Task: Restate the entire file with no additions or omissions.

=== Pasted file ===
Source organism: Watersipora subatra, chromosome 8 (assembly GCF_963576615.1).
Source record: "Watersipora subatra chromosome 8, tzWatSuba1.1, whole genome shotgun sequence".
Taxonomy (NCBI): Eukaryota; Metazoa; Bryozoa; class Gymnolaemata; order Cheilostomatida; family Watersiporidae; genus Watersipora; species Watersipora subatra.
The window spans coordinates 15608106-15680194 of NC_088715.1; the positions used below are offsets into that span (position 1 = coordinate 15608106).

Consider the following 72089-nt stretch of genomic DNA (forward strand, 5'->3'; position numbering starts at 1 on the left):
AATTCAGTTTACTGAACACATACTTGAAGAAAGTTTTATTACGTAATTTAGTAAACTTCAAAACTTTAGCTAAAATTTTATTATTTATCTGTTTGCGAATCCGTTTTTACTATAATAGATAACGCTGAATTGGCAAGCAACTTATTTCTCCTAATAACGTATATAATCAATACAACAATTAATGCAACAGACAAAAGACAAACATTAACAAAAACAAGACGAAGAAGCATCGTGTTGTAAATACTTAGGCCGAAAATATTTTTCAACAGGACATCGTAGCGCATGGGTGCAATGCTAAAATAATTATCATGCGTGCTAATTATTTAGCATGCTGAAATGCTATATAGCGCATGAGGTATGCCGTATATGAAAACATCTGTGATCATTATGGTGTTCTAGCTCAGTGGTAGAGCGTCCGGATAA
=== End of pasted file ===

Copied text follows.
Source organism: Watersipora subatra, chromosome 8 (assembly GCF_963576615.1).
Source record: "Watersipora subatra chromosome 8, tzWatSuba1.1, whole genome shotgun sequence".
Taxonomy (NCBI): Eukaryota; Metazoa; Bryozoa; class Gymnolaemata; order Cheilostomatida; family Watersiporidae; genus Watersipora; species Watersipora subatra.
The window spans coordinates 15608106-15680194 of NC_088715.1; the positions used below are offsets into that span (position 1 = coordinate 15608106).

Consider the following 72089-nt stretch of genomic DNA (forward strand, 5'->3'; position numbering starts at 1 on the left):
AATTCAGTTTACTGAACACATACTTGAAGAAAGTTTTATTACGTAATTTAGTAAACTTCAAAACTTTAGCTAAAATTTTATTATTTATCTGTTTGCGAATCCGTTTTTACTATAATAGATAACGCTGAATTGGCAAGCAACTTATTTCTCCTAATAACGTATATAATCAATACAACAATTAATGCAACAGACAAAAGACAAACATTAACAAAAACAAGACGAAGAAGCATCGTGTTGTAAATACTTAGGCCGAAAATATTTTTCAACAGGACATCGTAGCGCATGGGTGCAATGCTAAAATAATTATCATGCGTGCTAATTATTTAGCATGCTGAAATGCTATATAGCGCATGAGGTATGCCGTATATGAAAACATCTGTGATCATTATGGTGTTCTAGCTCAGTGGTAGAGCGTCCGGATAA